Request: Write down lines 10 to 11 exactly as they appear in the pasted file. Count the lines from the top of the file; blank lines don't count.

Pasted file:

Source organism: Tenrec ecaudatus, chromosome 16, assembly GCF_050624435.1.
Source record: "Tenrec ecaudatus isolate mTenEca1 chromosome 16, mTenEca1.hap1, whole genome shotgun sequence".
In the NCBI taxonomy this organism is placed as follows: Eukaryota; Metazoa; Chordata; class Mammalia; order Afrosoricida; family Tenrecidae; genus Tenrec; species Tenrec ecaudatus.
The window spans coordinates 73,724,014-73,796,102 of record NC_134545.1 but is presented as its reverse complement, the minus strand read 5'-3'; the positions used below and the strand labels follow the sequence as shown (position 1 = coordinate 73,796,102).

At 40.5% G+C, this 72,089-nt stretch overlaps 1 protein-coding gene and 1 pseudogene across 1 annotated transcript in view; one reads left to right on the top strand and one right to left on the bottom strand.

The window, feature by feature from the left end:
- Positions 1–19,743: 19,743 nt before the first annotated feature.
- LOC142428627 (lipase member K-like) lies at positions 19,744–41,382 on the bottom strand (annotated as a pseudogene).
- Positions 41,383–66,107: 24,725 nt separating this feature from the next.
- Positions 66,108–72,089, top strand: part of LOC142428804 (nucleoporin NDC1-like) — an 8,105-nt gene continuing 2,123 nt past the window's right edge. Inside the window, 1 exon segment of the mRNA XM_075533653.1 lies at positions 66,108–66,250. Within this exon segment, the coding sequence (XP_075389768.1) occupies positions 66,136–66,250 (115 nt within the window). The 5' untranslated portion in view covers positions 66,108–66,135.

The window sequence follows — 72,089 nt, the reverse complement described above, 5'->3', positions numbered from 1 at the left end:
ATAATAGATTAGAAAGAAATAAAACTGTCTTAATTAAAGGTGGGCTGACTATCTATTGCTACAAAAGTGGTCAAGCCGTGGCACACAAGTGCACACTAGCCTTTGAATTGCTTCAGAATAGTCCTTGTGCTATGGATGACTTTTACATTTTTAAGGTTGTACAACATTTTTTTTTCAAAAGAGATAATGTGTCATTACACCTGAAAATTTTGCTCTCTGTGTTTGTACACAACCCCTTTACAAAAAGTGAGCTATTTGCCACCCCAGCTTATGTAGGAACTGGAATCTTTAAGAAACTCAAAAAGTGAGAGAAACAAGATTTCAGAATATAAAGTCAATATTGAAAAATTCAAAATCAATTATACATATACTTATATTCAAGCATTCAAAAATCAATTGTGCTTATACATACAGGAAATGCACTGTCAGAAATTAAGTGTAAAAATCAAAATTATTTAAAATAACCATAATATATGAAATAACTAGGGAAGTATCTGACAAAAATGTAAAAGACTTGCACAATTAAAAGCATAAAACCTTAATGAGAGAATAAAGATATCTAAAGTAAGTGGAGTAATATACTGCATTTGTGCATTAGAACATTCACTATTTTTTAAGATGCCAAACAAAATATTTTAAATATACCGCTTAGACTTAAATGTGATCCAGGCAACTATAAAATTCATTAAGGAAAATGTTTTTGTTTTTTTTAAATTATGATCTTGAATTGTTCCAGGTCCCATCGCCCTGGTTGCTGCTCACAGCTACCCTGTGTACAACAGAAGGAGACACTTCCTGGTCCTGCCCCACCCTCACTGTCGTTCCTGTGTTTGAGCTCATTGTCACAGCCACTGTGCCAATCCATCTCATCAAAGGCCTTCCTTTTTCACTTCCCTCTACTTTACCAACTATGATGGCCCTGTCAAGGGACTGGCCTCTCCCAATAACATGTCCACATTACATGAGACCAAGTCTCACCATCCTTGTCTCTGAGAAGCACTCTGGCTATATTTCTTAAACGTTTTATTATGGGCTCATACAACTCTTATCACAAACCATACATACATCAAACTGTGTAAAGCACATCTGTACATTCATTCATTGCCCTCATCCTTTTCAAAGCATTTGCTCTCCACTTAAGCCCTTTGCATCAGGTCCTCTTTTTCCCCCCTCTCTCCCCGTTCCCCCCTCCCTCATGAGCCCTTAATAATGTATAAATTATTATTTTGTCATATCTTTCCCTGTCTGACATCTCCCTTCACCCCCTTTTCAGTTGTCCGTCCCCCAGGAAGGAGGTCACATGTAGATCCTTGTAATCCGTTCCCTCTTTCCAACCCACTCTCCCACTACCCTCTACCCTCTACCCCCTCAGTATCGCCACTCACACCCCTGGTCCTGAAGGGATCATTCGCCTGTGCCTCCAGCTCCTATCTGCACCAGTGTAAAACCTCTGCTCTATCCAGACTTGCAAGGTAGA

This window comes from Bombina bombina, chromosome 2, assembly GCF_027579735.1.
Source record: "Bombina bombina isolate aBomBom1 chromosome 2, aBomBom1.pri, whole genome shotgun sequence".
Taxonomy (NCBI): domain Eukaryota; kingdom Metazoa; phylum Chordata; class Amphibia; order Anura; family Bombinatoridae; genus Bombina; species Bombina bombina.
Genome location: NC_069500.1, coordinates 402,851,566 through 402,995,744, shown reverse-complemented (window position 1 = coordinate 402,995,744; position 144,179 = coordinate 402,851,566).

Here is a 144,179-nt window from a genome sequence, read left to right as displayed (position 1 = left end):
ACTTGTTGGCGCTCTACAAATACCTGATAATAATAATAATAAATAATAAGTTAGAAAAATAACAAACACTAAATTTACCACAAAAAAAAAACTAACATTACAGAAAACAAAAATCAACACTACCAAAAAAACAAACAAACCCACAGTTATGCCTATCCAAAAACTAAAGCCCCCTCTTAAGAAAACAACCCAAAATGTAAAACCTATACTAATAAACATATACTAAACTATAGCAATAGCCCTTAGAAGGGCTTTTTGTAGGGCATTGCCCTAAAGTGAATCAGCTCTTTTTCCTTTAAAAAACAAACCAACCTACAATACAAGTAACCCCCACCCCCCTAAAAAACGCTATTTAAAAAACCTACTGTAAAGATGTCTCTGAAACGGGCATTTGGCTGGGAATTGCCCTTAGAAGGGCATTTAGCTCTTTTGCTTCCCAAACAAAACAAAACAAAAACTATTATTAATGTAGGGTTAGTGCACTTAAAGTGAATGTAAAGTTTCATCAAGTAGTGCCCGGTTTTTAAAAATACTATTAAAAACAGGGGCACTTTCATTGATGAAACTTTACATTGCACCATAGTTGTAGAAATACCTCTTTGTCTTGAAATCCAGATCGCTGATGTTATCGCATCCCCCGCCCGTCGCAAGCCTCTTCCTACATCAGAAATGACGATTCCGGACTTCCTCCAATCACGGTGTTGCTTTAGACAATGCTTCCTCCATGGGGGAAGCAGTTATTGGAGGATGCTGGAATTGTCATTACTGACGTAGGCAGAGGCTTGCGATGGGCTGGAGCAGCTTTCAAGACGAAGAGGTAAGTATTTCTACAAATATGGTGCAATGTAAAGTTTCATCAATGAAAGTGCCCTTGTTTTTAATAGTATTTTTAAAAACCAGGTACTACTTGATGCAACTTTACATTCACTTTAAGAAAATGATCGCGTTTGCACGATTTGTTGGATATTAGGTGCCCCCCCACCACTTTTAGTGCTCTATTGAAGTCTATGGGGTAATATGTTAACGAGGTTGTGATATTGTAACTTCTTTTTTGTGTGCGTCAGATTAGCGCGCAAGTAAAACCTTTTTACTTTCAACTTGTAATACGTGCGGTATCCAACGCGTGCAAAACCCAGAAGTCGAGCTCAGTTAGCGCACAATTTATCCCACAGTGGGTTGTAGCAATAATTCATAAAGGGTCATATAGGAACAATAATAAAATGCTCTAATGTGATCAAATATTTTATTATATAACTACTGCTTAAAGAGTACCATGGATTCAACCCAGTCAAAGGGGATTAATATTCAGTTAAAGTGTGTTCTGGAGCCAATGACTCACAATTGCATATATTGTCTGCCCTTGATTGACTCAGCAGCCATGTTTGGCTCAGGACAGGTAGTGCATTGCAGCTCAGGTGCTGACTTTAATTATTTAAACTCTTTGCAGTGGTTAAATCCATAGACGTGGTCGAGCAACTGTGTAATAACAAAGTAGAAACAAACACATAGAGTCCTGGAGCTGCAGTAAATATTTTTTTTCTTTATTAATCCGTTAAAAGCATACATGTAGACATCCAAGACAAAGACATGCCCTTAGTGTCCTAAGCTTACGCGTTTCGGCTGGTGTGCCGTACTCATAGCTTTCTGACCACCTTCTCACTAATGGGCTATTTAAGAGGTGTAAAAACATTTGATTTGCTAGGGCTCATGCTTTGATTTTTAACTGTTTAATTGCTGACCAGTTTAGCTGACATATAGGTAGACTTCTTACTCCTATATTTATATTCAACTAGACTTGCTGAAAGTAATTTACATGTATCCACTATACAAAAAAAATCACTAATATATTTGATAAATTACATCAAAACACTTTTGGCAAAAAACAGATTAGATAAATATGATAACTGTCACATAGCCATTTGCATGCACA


- Positions 66,108–72,089, top strand: part of LOC142428804 (nucleoporin NDC1-like) — an 8,105-nt gene continuing 2,123 nt past the window's right edge. Inside the window, 1 exon segment of the mRNA XM_075533653.1 lies at positions 66,108–66,250. Within this exon segment, the coding sequence (XP_075389768.1) occupies positions 66,136–66,250 (115 nt within the window). The 5' untranslated portion in view covers positions 66,108–66,135.

The window sequence follows — 72,089 nt, the reverse complement described above, 5'->3', positions numbered from 1 at the left end: